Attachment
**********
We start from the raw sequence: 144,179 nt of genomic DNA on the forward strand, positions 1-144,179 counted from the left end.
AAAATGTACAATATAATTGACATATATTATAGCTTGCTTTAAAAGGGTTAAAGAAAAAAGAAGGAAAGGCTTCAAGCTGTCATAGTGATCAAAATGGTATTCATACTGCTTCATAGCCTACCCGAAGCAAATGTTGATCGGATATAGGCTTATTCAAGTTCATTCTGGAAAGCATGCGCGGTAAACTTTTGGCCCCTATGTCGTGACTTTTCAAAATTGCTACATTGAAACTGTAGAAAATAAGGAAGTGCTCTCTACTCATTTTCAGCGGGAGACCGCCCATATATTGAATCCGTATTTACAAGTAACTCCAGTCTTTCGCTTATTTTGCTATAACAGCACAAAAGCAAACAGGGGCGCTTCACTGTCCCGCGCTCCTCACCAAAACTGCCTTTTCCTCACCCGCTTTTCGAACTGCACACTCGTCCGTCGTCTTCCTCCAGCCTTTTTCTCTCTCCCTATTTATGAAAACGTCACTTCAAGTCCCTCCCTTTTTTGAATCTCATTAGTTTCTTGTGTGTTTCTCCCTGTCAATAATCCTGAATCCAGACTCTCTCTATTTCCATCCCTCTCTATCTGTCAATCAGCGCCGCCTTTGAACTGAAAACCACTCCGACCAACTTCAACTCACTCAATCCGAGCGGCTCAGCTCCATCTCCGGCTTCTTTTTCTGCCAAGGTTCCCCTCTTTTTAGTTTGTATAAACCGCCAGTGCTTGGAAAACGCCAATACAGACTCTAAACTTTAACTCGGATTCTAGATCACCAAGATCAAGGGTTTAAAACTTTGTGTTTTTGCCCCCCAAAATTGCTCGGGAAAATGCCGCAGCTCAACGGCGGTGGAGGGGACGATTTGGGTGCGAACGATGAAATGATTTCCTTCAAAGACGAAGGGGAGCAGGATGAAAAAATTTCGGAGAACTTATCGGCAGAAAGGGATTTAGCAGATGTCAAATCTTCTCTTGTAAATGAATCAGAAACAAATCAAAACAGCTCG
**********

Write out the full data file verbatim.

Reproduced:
We start from the raw sequence: 144,179 nt of genomic DNA on the forward strand, positions 1-144,179 counted from the left end.
AAAATGTACAATATAATTGACATATATTATAGCTTGCTTTAAAAGGGTTAAAGAAAAAAGAAGGAAAGGCTTCAAGCTGTCATAGTGATCAAAATGGTATTCATACTGCTTCATAGCCTACCCGAAGCAAATGTTGATCGGATATAGGCTTATTCAAGTTCATTCTGGAAAGCATGCGCGGTAAACTTTTGGCCCCTATGTCGTGACTTTTCAAAATTGCTACATTGAAACTGTAGAAAATAAGGAAGTGCTCTCTACTCATTTTCAGCGGGAGACCGCCCATATATTGAATCCGTATTTACAAGTAACTCCAGTCTTTCGCTTATTTTGCTATAACAGCACAAAAGCAAACAGGGGCGCTTCACTGTCCCGCGCTCCTCACCAAAACTGCCTTTTCCTCACCCGCTTTTCGAACTGCACACTCGTCCGTCGTCTTCCTCCAGCCTTTTTCTCTCTCCCTATTTATGAAAACGTCACTTCAAGTCCCTCCCTTTTTTGAATCTCATTAGTTTCTTGTGTGTTTCTCCCTGTCAATAATCCTGAATCCAGACTCTCTCTATTTCCATCCCTCTCTATCTGTCAATCAGCGCCGCCTTTGAACTGAAAACCACTCCGACCAACTTCAACTCACTCAATCCGAGCGGCTCAGCTCCATCTCCGGCTTCTTTTTCTGCCAAGGTTCCCCTCTTTTTAGTTTGTATAAACCGCCAGTGCTTGGAAAACGCCAATACAGACTCTAAACTTTAACTCGGATTCTAGATCACCAAGATCAAGGGTTTAAAACTTTGTGTTTTTGCCCCCCAAAATTGCTCGGGAAAATGCCGCAGCTCAACGGCGGTGGAGGGGACGATTTGGGTGCGAACGATGAAATGATTTCCTTCAAAGACGAAGGGGAGCAGGATGAAAAAATTTCGGAGAACTTATCGGCAGAAAGGGATTTAGCAGATGTCAAATCTTCTCTTGTAAATGAATCAGAAACAAATCAAAACAGCTCG